Former University of Louisville education dean Robert Felner will plead guilty Friday in a case in which he and a colleague are accused of defrauding U of L and another university out of $2.3 million, his attorney said.
Attorney Scott C. Cox said Monday the plea is part of an agreement Felner made with the U.S. Attorney’s Office. He would not disclose any terms of the deal, including which charges Felner would plead guilty to or how much jail time he may receive. Felner was not available for comment.
The U.S. Attorney’s Office said Monday that it would have no comment until Felner formally enters his plea — he is accused of funneling millions of dollars through non-profit centers he helped create, then using the money to buy private property and make other personal expenditures.
A trial for Felner and his co-defendant, Thomas Schroeder of Port Byron, Ill., was scheduled to begin Feb. 1. Schroeder could still be tried in February...Felner’s charges carry up to 75 years in prison, while Schroeder faces up to 45 years.
U of L officials released a statement Monday in which they expressed “hope that Mr. Felner will be held accountable for his actions.”
This is an improvement - since Felner was never held accountable by President James Ramsey for anything, despite substantial reason to do so. Ramsey's own dismissive attitude toward the 33 faculty complaints as "anonymous crap" might not have uncovered the depths of Felner's wrongdoings, but it surely would have served to save the university from substantial embarrassment - if only Ramsey had trusted his faculty. As it was, Ramsey's low opinion of the faculty left him completely blindsided by the most serious Felner revelations.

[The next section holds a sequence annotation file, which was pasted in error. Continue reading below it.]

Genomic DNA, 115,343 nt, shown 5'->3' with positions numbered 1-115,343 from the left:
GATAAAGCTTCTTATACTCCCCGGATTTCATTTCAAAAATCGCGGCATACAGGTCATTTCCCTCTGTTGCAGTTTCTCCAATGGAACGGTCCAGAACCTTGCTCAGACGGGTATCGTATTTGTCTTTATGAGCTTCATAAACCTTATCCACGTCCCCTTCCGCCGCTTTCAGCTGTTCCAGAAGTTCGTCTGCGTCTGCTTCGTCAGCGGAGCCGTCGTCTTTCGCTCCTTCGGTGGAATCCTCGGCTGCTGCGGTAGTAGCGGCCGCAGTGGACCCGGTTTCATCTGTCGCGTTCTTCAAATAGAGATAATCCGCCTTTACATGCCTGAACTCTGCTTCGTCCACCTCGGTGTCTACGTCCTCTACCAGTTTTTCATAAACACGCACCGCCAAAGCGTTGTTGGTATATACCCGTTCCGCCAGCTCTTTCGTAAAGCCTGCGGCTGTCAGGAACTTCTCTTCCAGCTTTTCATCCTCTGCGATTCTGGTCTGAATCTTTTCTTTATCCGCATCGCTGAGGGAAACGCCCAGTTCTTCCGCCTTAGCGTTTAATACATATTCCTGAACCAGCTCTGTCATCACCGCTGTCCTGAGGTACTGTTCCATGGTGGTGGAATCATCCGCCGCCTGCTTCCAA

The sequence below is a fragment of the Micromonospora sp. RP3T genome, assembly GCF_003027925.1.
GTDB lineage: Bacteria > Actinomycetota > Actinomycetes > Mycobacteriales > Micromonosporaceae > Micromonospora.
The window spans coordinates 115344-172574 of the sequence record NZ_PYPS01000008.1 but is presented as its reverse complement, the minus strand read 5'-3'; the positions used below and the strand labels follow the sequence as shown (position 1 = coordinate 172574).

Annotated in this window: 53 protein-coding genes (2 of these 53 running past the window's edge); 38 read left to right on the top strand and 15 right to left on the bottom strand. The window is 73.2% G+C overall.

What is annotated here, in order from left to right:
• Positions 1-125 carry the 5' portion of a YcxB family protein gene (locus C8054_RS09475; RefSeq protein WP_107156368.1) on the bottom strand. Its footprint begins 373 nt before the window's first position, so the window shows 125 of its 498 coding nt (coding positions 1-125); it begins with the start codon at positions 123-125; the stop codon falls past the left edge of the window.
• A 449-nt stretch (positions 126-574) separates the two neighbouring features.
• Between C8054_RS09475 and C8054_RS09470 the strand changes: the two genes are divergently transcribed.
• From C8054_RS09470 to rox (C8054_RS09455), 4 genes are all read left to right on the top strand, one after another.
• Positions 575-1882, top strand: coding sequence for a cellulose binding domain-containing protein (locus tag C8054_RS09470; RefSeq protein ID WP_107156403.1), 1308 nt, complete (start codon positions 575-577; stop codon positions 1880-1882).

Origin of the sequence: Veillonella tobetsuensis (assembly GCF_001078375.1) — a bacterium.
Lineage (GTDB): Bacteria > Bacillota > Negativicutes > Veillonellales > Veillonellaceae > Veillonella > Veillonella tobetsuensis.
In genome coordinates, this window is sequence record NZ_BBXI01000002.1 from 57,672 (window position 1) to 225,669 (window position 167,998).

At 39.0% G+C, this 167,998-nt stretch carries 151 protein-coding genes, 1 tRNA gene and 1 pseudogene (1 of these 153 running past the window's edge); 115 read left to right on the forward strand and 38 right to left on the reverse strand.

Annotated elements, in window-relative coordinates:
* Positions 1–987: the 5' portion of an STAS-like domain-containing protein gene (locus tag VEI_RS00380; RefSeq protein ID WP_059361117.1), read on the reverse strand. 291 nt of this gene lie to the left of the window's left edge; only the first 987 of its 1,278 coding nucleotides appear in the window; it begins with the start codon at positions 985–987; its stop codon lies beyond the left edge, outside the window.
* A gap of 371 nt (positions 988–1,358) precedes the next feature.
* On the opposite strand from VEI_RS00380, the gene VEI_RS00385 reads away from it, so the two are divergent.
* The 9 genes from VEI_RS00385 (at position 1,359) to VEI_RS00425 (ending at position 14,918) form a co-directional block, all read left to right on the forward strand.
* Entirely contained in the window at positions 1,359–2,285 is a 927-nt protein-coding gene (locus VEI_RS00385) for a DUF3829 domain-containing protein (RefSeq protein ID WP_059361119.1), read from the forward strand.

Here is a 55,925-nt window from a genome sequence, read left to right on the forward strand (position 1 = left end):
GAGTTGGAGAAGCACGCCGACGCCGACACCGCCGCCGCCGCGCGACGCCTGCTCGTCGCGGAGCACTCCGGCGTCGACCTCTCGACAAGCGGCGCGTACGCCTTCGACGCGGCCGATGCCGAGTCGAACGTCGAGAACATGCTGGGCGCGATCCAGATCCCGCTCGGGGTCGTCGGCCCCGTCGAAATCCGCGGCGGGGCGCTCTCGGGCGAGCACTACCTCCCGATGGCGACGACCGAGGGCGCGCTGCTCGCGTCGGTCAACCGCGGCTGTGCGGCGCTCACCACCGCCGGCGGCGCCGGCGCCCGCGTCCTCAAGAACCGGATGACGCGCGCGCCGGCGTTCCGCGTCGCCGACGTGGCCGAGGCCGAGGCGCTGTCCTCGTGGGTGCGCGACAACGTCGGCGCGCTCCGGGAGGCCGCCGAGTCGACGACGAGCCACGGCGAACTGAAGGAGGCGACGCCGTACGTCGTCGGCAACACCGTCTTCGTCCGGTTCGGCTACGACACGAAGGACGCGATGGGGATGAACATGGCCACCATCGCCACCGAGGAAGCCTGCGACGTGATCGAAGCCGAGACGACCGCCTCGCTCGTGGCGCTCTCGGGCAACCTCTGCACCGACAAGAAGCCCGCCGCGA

In that time-honored tradition of declaring an end to ones own misery as soon as possible, the university issued a "move on" statement declaring,
“Our College of Education and Human Development moved past Mr. Felner some time ago with the hiring of Blake Haselton as its interim dean,” the statement read. “Enrollment is up, there were a record number of graduates last school year, and we've attained a significant accreditation. Those are the chapters being written since Mr. Felner left U of L.”
The statement did not specify whether UofL grads are now required to actually attend the university or do their own work.
While not part of the criminal case, Felner's treatment of faculty and staff at U of L’s College of Education and Human Development — and grievances against him — came to light during the investigation. Former faculty accused Felner of being vindictive, manipulative and threatening. As a result of those claims, the university revamped its grievance process, reviewed its faculty governance procedures and established an Ombuds Office to address faculty concerns and complaints.
Bryant Stamford, a former faculty member who worked at U of L for more than 30 years and who has joined other former education faculty in criticizing the university for its handling of Felner, said Monday he had “mixed feelings” about news of a plea agreement.
“… It was good that he was finally caught and held accountable for his actions, but I think all of us still sort of default back to: How is it possible that this man was allowed to operate in such a manner for years? He wasn’t operating in a vacuum.”